Amina Menia, Stepping Into The Breach, The Polemics of Place
Originally published on Another Africa
Art has the potential to fill gaps and cover ellipses; it might even be a response to a social or political urgency. According to Maria Lind and Hito Steyerl , ‘Historically, the documentary is a form that emerges in a state of crisis’ and ‘art compensates for the blind spots of journalism […] During certain historical periods, the arts channel information and experiences, which have no other place in the public debate’. In this context, does place define practice? How important is it to reclaim physical spaces in order to fathom their legacy in everyday political and social life? And, where does art fit into this picture?
A city’s construction and development are marked by layers of History. Even today, from urban maps to beautification works, nothing is left to chance. Retracing the historical chronology of the urban enables us to understand a space, to see who its architects are, their power, and the context for its creation or alteration. Invariably, this retracing can also bring to light those who have been side-lined, nay, completely excluded, from such processes. Cities bear the visible scars of power relations, whose victims often comprise all or a particular section of its citizenry. Depending on the country, its history, and its current situation, the degree to which a public space requires negotiation and reappropriation varies. The ownership of place lies at the intersection of distance and desire, for it is one of many barometers of the health of a civil society.
A fascination and preoccupation with her native city of Algiers has forged Amina Menia’s artistic practice. She delves into the most emblematic areas of the Algerian capital to unearth unwelcome histories about her country’s past, interrogating public space and her compatriots’ relations to it. Over the years, she has become an expert at stepping into the breach so as to physically touch the spaces confiscated from locals.
The urban, but also peri-urban, landscape in Algeria is marked by French colonisation, the war of liberation, and the following years of turmoil. After decades of mistrust, how can citizens peacefully interact with these spaces again? How can they apprehend the history their city conveys, and what can they learn from it? Menia dissects the built environment to question the invisible architecture that structures Algeria; she tickles the complex systems and mechanisms organizing her community to reinvent a collective memory. Her ephemeral and minimal actions highlight the precariousness of public space.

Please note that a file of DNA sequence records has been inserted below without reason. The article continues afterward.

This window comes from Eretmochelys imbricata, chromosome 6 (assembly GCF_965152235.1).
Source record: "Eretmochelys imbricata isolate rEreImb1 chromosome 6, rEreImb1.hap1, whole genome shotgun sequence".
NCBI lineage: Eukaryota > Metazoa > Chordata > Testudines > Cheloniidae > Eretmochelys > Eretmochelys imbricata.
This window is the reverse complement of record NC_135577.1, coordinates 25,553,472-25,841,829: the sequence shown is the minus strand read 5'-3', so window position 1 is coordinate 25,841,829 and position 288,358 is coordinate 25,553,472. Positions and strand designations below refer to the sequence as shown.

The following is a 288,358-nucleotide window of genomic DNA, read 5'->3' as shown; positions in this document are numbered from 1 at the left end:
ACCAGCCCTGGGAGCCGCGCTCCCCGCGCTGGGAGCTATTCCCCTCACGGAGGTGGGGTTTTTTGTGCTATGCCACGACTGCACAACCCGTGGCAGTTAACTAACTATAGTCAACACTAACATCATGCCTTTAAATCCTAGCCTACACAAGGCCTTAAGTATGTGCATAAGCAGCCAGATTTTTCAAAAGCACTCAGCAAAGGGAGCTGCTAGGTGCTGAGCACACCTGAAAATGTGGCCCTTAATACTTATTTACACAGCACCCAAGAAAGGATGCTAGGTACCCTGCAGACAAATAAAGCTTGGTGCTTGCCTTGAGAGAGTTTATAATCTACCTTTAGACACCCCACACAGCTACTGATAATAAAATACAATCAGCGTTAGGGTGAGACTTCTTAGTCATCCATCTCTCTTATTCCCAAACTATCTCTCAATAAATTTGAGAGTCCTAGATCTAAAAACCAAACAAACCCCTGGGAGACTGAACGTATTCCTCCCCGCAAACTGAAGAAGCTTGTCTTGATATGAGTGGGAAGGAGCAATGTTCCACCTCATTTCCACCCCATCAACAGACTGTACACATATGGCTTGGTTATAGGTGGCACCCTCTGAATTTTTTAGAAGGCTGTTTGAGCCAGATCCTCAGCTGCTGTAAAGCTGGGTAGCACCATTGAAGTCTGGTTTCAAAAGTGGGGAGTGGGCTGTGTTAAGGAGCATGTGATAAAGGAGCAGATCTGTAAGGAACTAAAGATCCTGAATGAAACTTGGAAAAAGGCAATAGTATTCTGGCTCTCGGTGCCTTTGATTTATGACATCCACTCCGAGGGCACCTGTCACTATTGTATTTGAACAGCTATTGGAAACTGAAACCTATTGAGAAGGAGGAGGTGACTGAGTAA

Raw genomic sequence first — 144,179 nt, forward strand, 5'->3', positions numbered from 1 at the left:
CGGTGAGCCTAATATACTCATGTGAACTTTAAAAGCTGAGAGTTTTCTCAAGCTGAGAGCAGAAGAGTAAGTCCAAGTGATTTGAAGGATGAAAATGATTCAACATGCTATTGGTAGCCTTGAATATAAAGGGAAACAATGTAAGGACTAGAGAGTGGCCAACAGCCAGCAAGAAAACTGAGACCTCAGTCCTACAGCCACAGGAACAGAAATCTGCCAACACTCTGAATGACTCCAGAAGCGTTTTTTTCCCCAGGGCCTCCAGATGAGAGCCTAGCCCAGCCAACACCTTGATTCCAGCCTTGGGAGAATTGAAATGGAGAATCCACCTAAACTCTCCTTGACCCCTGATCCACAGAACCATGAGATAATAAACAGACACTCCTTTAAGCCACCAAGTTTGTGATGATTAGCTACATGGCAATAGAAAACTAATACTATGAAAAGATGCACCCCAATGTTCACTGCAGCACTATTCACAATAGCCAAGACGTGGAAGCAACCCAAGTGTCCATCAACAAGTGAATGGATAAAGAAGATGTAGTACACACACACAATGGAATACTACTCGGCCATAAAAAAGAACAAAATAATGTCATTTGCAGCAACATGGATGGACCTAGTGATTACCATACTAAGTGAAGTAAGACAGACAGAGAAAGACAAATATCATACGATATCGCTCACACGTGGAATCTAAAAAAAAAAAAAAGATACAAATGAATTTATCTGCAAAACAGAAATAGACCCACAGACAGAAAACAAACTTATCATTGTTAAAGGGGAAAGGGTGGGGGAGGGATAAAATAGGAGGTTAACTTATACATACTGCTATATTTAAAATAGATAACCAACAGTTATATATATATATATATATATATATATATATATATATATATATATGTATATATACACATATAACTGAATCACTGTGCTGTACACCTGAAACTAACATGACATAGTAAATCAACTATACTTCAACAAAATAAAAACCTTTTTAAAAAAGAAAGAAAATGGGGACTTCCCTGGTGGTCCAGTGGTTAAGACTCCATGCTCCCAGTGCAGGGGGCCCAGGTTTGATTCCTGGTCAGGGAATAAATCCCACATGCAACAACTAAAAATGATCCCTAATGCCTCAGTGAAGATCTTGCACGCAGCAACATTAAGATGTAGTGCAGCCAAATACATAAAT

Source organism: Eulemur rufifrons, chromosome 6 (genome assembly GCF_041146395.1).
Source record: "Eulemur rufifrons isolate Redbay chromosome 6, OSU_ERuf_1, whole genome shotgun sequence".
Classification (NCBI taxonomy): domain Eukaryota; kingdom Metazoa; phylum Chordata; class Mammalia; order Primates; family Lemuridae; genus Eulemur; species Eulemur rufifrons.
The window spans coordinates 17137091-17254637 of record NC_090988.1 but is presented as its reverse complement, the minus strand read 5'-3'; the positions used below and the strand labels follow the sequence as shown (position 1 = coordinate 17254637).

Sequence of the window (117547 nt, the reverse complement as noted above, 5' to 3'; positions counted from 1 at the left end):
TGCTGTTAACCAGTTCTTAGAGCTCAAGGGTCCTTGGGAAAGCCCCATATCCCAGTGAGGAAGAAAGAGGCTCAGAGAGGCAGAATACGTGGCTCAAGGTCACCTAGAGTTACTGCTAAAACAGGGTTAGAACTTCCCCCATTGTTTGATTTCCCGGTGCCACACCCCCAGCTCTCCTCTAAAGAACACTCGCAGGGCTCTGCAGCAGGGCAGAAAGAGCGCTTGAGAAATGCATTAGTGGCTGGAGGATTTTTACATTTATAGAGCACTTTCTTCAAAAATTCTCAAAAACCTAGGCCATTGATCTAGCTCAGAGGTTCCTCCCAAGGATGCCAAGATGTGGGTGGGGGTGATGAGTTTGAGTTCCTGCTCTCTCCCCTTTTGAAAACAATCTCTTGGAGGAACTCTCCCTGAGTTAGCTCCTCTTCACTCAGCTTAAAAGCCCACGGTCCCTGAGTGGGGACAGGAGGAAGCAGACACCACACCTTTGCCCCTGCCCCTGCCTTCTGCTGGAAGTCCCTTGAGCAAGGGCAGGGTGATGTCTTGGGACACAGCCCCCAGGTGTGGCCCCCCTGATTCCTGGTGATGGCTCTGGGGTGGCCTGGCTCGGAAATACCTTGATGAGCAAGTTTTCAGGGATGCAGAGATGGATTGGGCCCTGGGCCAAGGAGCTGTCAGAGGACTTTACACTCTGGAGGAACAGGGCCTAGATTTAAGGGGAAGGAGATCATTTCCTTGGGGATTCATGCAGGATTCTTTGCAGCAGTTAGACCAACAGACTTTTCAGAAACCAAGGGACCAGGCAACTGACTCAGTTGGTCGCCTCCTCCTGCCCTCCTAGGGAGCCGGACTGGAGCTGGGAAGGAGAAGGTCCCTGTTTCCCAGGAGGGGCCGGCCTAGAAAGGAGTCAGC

Clelia Coussonnet | Nowadays, who is aware of their city’s history? Passers-by stroll through anonymous buildings, streets, and walls they often know little about. When and how did you start investigating urban spaces?
Amina Menia | After a few years of practice, I realised the backwardness of my environment and of the Algerian art scene, which was quite conventional. Society had the art that corresponded to it. I felt the shift was deepening as, within a year, my practice was launched internationally, where my work was valued. I was experiencing a ‘double life’: while based in Algeria, my practice was being recognised elsewhere, and I did not want to live in ‘artistic exile’.
I decided to put down roots in my city, and to invest in a pedagogical phase. I understood it was up to me to take the steps to meet the public and generate the conditions for the reception of my work. I designed Extra Muros. I wanted to be outside, to create a temporary event that would be confrontational. It would expose my conditions and my obligation to set up ephemeral and removable pieces.
CC | By intervening in public space in this manner, are you trying to generate social interaction or overcome institutional and political spheres?
AM | The public domain has a strong political dimension. Delving into this field evokes the desire to win back spaces, to reclaim places both physical and full of meaning and history. My idea was to attract everyone and touch them through spaces that are physically prohibited to us.
CC | This is what you have sought to bring to places such as the Bastion 23, the Jardin d’Essais, the building La Parisienne or Algiers’ underground subway….
AM | I divided Extra Muros into chapters. The first event  went very well and was unexpectedly successful—beyond what I had dreamt. I chose the Bastion 23  in the lower Casbah. The Casbah was largely destroyed by the spectacular construction and public works of the French to install a new ‘image’ in Algiers. This small niche still standing today is a very special archetypal neighbourhood. After its restoration, this little gem was reduced to a crossing point and prevented from resuming its neighbourhood life.